Launching at the Supernova conference Thursday: Ingenio's Ether, a service that handles the mechanics and finances of phone-based consulting. I got a preview of this service a few days ago from Ingenio cofounder Scott Faber.
Scott calls Ether an "eBay for services," but that doesn't explain what the service does, which is this: it gives experts (consultants, therapists, authors, and so on) a phone number they can give out to the public at large. Calls to that number are not immediately connected to the expert. Instead, the expert can define fees for a discussion, as well as acceptable times to make the connection. Once a caller passes through the gates of money and time, the Ether system calls both parties and connects them. Ether keeps 15 percent of the fee as a commission and passes the rest to the expert. There are no setup or subscription fees, so the service is free until it generates income.
Unlike Ingenio's other service, Keen, Ether is not a marketplace (this is another reason the eBay analogy doesn't work). Rather, the idea is that if you're a consultant with a blog (for example, Web 2.0 wonk Pete Cashmore), you put your Ether information there, using a Call Me chiclet that tells the customer more about your services. If you're an author, you put your Ether number (1-888-MYETHER plus an eight-digit extension; custom numbers can be arranged) on your book jacket, and you flash it on the screen when you appear on Oprah's or John Stewart's show. Ether will handle the scheduling and queuing of the people who want to pay to talk to you and leave you alone when you don't want to be bothered.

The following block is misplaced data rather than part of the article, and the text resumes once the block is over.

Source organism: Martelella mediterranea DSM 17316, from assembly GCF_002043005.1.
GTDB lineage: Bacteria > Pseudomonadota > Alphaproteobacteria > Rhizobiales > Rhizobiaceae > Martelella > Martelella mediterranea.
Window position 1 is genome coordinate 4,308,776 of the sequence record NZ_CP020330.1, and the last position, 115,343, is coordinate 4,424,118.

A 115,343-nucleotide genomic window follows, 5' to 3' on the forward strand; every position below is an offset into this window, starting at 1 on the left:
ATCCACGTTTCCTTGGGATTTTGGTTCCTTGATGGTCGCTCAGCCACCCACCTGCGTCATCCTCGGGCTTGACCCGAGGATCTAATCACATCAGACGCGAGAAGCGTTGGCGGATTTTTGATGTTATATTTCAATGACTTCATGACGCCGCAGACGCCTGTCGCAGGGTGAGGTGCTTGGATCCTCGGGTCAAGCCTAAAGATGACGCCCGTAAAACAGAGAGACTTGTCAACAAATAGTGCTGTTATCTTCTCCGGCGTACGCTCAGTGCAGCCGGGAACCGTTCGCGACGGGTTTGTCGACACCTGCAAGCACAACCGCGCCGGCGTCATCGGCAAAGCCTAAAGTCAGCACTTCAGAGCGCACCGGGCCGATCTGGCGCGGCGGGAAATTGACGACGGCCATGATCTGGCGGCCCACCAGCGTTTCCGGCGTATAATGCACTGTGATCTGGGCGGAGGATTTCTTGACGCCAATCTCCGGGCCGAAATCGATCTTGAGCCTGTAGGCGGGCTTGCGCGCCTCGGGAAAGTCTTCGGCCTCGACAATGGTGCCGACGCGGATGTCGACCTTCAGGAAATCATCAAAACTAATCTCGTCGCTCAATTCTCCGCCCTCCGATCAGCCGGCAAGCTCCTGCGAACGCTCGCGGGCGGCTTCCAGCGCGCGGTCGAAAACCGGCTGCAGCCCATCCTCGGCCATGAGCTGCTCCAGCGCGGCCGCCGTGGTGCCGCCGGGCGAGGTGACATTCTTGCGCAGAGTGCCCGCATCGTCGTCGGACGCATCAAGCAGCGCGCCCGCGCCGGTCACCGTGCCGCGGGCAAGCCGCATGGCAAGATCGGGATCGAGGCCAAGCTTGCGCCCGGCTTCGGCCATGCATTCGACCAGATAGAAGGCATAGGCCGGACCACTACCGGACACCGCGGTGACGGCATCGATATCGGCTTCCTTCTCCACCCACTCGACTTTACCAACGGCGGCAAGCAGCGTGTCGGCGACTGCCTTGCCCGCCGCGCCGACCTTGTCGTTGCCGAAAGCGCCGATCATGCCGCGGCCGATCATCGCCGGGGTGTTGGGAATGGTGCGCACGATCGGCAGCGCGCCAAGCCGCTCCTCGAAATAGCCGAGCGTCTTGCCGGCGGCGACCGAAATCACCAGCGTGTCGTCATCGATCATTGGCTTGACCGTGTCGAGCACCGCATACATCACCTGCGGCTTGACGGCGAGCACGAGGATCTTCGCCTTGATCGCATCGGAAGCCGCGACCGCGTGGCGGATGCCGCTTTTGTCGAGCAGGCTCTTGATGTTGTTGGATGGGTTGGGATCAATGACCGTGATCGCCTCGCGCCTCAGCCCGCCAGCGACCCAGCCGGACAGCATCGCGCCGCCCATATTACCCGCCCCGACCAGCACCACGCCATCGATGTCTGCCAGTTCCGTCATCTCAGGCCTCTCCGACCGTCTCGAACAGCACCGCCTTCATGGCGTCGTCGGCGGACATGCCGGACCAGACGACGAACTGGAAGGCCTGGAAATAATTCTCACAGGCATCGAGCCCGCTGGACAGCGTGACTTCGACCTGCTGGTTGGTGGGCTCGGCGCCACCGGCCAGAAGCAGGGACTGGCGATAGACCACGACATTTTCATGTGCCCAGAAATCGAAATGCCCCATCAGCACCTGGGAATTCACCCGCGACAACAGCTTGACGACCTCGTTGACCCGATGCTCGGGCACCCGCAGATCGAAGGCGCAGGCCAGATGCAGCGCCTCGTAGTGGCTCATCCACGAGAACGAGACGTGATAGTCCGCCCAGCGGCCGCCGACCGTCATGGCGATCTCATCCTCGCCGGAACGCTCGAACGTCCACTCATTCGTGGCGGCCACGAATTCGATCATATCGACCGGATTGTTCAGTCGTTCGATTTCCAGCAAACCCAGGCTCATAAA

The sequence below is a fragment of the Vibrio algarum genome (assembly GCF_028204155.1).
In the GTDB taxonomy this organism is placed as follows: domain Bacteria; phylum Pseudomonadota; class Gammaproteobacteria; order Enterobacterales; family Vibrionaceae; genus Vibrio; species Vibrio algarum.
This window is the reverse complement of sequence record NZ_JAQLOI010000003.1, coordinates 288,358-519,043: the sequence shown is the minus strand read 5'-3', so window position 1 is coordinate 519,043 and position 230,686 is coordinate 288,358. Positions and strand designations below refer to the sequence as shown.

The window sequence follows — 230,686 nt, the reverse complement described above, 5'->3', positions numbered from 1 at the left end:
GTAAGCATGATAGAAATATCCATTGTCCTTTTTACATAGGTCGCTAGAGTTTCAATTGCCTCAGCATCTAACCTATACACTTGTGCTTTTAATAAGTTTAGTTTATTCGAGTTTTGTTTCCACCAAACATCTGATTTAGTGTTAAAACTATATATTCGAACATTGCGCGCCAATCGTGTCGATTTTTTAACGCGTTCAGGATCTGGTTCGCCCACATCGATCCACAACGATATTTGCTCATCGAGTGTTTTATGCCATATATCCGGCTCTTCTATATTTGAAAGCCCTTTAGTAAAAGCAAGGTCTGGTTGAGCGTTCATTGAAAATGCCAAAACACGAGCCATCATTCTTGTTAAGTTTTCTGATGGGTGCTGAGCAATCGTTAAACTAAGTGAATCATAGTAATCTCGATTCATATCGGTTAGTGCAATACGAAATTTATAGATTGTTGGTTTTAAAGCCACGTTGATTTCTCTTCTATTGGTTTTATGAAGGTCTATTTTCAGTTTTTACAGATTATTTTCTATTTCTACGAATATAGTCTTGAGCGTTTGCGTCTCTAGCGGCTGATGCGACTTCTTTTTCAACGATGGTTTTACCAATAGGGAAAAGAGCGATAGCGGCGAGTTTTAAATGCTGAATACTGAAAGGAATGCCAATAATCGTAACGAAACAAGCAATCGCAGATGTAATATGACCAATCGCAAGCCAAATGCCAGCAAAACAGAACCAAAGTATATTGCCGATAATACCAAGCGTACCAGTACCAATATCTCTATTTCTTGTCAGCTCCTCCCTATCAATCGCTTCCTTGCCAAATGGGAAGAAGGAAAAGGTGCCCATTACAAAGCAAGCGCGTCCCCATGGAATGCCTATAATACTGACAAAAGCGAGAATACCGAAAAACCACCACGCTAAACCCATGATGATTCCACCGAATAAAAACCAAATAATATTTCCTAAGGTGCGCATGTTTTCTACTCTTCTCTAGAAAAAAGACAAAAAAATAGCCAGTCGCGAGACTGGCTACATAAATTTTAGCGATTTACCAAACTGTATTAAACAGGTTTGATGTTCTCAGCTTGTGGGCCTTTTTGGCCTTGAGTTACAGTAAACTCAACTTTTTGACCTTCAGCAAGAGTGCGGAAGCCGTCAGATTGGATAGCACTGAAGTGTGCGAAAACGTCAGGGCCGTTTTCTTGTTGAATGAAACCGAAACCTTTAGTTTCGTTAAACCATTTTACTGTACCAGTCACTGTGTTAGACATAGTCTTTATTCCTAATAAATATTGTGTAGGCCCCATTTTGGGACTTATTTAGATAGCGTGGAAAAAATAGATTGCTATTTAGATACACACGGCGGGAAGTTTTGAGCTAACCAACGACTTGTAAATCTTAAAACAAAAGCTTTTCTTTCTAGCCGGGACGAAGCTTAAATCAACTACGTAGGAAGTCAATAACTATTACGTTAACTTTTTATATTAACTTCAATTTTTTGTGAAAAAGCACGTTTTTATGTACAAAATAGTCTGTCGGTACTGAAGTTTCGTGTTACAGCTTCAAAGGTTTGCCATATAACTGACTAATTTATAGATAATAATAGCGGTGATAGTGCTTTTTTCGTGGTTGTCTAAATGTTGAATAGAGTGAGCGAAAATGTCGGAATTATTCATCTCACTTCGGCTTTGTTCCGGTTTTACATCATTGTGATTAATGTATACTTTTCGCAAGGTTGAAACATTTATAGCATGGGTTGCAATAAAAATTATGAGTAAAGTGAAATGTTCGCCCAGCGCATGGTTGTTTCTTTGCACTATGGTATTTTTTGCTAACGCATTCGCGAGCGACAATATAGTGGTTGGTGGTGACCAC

Ether is targeted at consultants and has fee options that match the way they work: you can charge per minute, per hour (or other block of time), or per call. Keen, in contrast, sells per-minute pricing only and attracts psychics and "flirting" service providers. Ether explicitly bars adult content.
The system has its own calendar where you can define your office hours. It's very clunky to use; Outlook integration would really help (it's coming). Also coming: Skype integration. Right now the system will connect to any phone number, including SkypeIn numbers, but not to Skype accounts directly. Ether may also add a one-to-many feature, so its users could sell access to phone-based courses or conferences.
Ether looks like a good service for consultants. It's important to note that it is not a market and offers no special marketing tools. People won't be finding your $200-an-hour consulting services on Ether.com. Rather, it's designed to go "where trust already exists," Scott told me. So if you already have a nice phone consulting business and want a system that makes it a little easier to manage, or if you have promotion materials in wide circulation already (for example, a book) but don't want to give out your phone number, Ether may be able to help you make a few extra bucks.